Nicole Baxter on her love for all sports and why the visibility of women's sports is so important!
If you asked most people my age what show they were most excited to watch every day as a kid, I bet they could tell you. Maybe it was Rocket Power, maybe it was SpongeBob or Zoey 101, or maybe it was one of the other twenty Nickelodeon shows that had all of us (or maybe just me) glued to our TVs in the 2000s. But if you asked me, I’d tell you that I have vivid memories of waking up, walking downstairs, wrapping myself in a blanket, and turning on SportsCenter. I’d eagerly wait for the last 10 minutes of the show so that I could watch the Top 10 plays, and then at the top of the hour, the episode would start over, and I’d watch it again. I’d do this on weekends and on week days, which is probably the reason I missed my school bus at least twice a week.
Between my sports fanatic of an older brother and parents that let me dabble in every sport under the sun, I can’t say it was a surprise to anyone that I was the way I was. My oldest brother Tim basically conditioned my brother Chris and I to crave sports at every hour of the day. For as long as I can remember, Timmy had Chris and I watching any and every sport that came on the TV. We’d watch the Giants play and then we’d go outside and I’d pretend I was Eli Manning. Then we’d watch the Rangers and we’d throw on our roller blades and I’d pretend I was Mark Messier. Tim would even encourage WWE-style wrestling matches where he’d never fail to pin me within 10 seconds. Even when my brothers weren’t around you could find me doing all of this by myself. I would regularly use the pitch back we had outside or the concrete wall in our basement to field groundballs, kick a soccer ball, or practice my chest pass (that I would then obviously dunk into a lowered hoop). As much as I loved watching and playing sports, I never thought I could become one of the athletes I was watching on TV. I’m not sure if it was because I recognized the gender difference or if I just thought I could never be as good as them, but I never said that I wanted to grow up to be a professional athlete.
When it came to carving out a path for my own soccer career, I had absolutely no clue what I was doing. I was lucky enough to have parents that were helping me, but I was mostly just following the role models that I had access to. I watched the girls who were older than me at my high school and my youth club and I just did what they did. I wanted to work as hard as them, I wanted to be as talented as them, and I wanted to go to the same colleges as them. They were committed to play soccer at schools like UNC, Duke, and Villanova, and to this day they are still some of the best players that I have stepped on a soccer field with, but I was only ever paying attention to women’s soccer players that I personally knew. Then, in 2008, my club team went to a college showcase in North Carolina where we were given tickets to the nearby UNC vs. Notre Dame National Championship game. For the first time in my life, I walked away idolizing female athletes that I didn’t know. There were players like Melissa Henderson, Casey Noguiera, and Tobin Heath on the field and I went home determined to find out everything about them. I started researching them and their colleges, and even fell in love with U.S. National Team. I eventually got a Twitter and YouTube account just to follow the behind-the-scenes action. Then, when the Women’s Professional Soccer league (WPS) started, I watched the games religiously and even got to attend some games in Jersey and Philly.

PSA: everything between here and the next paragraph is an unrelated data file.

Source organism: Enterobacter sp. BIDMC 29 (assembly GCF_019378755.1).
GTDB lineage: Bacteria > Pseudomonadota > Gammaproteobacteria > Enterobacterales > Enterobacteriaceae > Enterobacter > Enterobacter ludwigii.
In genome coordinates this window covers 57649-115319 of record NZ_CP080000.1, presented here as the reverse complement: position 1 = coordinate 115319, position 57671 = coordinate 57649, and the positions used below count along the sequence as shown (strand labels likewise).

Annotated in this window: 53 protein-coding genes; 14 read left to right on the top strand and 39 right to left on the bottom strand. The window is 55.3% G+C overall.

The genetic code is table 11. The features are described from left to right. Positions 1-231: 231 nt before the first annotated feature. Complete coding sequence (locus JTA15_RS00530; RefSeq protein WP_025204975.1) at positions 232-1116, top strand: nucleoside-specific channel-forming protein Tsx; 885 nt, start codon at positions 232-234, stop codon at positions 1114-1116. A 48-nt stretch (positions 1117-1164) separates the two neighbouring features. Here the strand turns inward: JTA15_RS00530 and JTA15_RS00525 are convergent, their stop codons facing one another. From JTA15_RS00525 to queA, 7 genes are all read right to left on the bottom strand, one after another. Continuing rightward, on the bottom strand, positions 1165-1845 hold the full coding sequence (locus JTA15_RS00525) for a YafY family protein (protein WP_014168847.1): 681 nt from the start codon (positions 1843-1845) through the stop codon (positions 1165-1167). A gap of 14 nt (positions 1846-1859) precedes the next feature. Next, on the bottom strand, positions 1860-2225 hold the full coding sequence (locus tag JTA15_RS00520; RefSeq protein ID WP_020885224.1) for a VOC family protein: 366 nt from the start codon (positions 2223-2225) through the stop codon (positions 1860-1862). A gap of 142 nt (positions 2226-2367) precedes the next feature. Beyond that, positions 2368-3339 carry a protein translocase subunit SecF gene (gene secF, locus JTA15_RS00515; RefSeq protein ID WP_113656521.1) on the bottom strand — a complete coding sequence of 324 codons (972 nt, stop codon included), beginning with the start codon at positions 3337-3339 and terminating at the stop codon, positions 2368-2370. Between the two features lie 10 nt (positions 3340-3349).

I was so incredibly lucky to have those older girls from my high school and club to look up to, but having access to this one high level NCAA game is what enabled me to start dreaming about something beyond what was right in front of me. I went from being a 15-year-old girl who idolized her older friends, to a 15-year-old girl who was infatuated with soccer and knew that working hard and doing well in college could earn you a chance at playing professional soccer in the United States.
When people see me being loud on Twitter and advocating for women’s sports, this is why. When you put women’s sports on television, you give millions of people an opportunity to watch something that they either haven’t seen or don’t get to consistently watch. When you put women’s sports on television, you give an entire generation of young female athletes the opportunity to dream of a life as a professional athlete. As someone who grew up watching only men’s sports, that was something I didn’t have. I truly can’t imagine growing up with access to the NWSL, WNBA, NWHL, Athletes Unlimited, and all of the amazing female athletes that we see on TV and on the internet today. Between the amount of ways you can now stream games and the increased media coverage that women’s sports are getting, girls are going to be able to start dreaming at a much earlier age than I ever did and that is something that makes me happier than I can put into words. There is still work to be done, but I am thankful for people like McKenzie, who are taking women’s sports coverage into their own hands. I hope you will all join me in following her new platform Woso Digital.
Now if we could just get SportsCenter to cover women’s sports at the same rate that they cover men’s sports…